The supply of uncommitted hay is almost non-existent at the moment as livestock producers seek feed for the coming winter.
The supply situation is so tight that there is concern around the industry that hay supplies might not meet demand requirements through winter.
Australian Fodder Industry Association chief executive officer John McKew said reports of trucks carrying hay around the region were generally of hay already committed or sold in advance.
Mr McKew said the recent rain was very welcome in many hay-making areas, but it would do little in the short-term to offset a "precarious" supply situation.
"There is a very, very low level of supply," Mr McKew said.
"Already it is very difficult to find any meaningful supplies from anyone in the country.
"Demand may ease off with the rain but we are still in quite a precarious position leading into winter."
He said the low levels of hay were concerning and that was why the recent rains were so important.
"I am very worried about entering winter with the level of supply," he said.
"There is still warmth and growth and any relief from a pasture point of view as well as for the growing of the current crops is important.
"In terms of supply, the recent rain might also provide enough of a degree of optimism for suppliers to release some more hay onto the market if they have been holding on to it."
Mr McKew said hay sold in advance was now being delivered.
He said the hay stocks were heading to beef and dairy producers, and anyone with hungry livestock who was desperate for supply.
"There is a wide ambit of end users for forage, including the equine industry," he said.
"We know that dairy and feedlotters are always in need of forage supplies and they would be significant purchasers at the moment."
The FIA said quality was also a real concern.
Much of the remaining hay is straw, which buyers were using as a substitute.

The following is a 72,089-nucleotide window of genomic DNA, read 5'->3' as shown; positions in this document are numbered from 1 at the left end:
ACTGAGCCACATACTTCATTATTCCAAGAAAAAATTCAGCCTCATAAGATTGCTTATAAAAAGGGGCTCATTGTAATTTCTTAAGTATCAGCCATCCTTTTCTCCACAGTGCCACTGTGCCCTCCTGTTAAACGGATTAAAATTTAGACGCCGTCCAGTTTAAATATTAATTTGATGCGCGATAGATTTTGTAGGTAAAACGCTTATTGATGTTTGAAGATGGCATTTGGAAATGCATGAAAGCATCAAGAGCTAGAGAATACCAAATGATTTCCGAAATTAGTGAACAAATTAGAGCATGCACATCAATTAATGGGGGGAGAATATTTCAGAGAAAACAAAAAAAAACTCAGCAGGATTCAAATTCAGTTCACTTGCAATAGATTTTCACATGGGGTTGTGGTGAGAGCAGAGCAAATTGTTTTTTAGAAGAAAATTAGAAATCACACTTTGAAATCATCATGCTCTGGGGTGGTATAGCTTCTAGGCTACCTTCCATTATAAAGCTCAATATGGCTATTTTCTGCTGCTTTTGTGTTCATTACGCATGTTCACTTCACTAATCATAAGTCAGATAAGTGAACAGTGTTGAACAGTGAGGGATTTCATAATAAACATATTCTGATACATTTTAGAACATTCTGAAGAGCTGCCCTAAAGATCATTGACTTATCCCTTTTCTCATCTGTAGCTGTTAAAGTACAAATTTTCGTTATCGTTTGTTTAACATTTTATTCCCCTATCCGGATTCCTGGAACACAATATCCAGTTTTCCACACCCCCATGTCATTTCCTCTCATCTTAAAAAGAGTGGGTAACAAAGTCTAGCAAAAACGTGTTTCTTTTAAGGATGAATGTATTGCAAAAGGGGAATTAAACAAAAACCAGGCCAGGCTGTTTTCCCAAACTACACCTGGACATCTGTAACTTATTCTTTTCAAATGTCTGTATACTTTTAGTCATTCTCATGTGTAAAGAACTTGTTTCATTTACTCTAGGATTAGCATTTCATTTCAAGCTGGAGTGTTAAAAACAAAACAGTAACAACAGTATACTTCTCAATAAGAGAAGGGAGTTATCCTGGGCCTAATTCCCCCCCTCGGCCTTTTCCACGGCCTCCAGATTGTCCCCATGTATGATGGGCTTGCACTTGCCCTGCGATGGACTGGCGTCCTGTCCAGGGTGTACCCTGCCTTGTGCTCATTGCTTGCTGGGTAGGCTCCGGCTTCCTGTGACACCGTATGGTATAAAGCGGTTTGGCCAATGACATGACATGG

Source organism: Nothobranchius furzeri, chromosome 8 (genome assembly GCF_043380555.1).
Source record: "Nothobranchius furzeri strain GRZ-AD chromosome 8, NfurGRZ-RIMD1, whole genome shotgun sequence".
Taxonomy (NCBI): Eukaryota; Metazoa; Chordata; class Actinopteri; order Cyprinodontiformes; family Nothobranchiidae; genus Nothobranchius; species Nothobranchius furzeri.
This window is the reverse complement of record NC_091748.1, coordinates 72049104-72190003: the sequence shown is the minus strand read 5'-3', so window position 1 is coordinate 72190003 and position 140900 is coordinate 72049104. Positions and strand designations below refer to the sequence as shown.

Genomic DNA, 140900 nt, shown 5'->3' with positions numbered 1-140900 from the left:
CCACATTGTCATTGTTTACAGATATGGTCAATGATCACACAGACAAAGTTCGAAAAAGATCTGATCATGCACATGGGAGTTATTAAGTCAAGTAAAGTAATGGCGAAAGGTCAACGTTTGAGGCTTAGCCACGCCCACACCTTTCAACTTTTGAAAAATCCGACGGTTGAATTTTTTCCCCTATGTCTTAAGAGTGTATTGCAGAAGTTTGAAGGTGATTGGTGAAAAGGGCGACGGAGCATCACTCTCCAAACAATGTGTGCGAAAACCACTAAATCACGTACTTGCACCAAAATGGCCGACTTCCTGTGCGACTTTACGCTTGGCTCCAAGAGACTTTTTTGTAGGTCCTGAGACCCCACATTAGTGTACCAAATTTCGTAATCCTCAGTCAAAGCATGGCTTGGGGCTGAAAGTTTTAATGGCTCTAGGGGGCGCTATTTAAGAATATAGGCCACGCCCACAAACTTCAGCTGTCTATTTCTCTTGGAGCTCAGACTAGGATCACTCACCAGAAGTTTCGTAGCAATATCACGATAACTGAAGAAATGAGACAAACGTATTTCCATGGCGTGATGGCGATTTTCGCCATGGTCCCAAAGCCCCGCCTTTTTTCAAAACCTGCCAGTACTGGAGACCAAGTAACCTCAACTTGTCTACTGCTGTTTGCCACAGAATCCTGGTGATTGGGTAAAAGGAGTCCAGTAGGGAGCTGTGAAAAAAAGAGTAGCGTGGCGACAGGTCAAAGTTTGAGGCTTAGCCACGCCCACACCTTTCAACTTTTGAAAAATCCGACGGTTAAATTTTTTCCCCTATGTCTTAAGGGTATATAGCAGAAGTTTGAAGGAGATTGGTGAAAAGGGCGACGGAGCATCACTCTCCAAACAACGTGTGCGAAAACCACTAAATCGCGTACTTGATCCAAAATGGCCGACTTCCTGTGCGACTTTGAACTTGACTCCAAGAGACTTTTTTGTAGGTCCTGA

"There is a lot of hay being transported around the country of varying quality," FIA said.
"We caution buyers and recommend feed testing and viewing fodder before purchasing to be sure of quality of feed."
Dairy Australia senior industry analyst John Droppert said the dairy industry accounted for about 60 per cent of hay traded nationally, and perhaps higher in Victoria.
Mr Droppert said quality was hugely variable.
He said he expected that dairy farmers had already covered enough of their fodder requirements heading into winter.
There had also been a significant fall of 7-9pc in cow numbers this season.
"We will be starting the new season off with a lot fewer cows than we did last year," he said.
He said that should mean a fall in demand by around 6pc.
Leongatha dairy farmer Clinton Ballagh said covering hay needs for the herd leading up to calving was critical.
Mr Ballagh and wife Amy Cosby bought the 88-hectare dairy farm in June 2018.
He said with a herd of 200 milkers, the land area severely limited how much fodder could be grown on the farm itself.
"We don't have the land or pasture to cut hay and silage," he said.
With cows calving in March/April and again in June/July/August, hay supply was critical, particularly in the final 21 days before calving.
"We need cereal hay to help prevent milk fever in those final days before calving," he said.
He said hay quality in the first 35 days after drying off was less critical and grass hay would do.
He calculated that the 148 cows that were due to start calving in June would need 30 tonnes of hay for the first 35 days after drying off and another 12 tonnes of hay in the final 21 days.
"About a month ago, through contacts, we managed to secure two loads of wheaten hay at a reasonable price," he said.
"That's 42 bales per load of 600 kilogram large squares.
"We also needed to feed to make sure our March-calvers put condition on so they would get back in calf."
Mr Ballagh said they would always be looking to buy good quality cereal hay.
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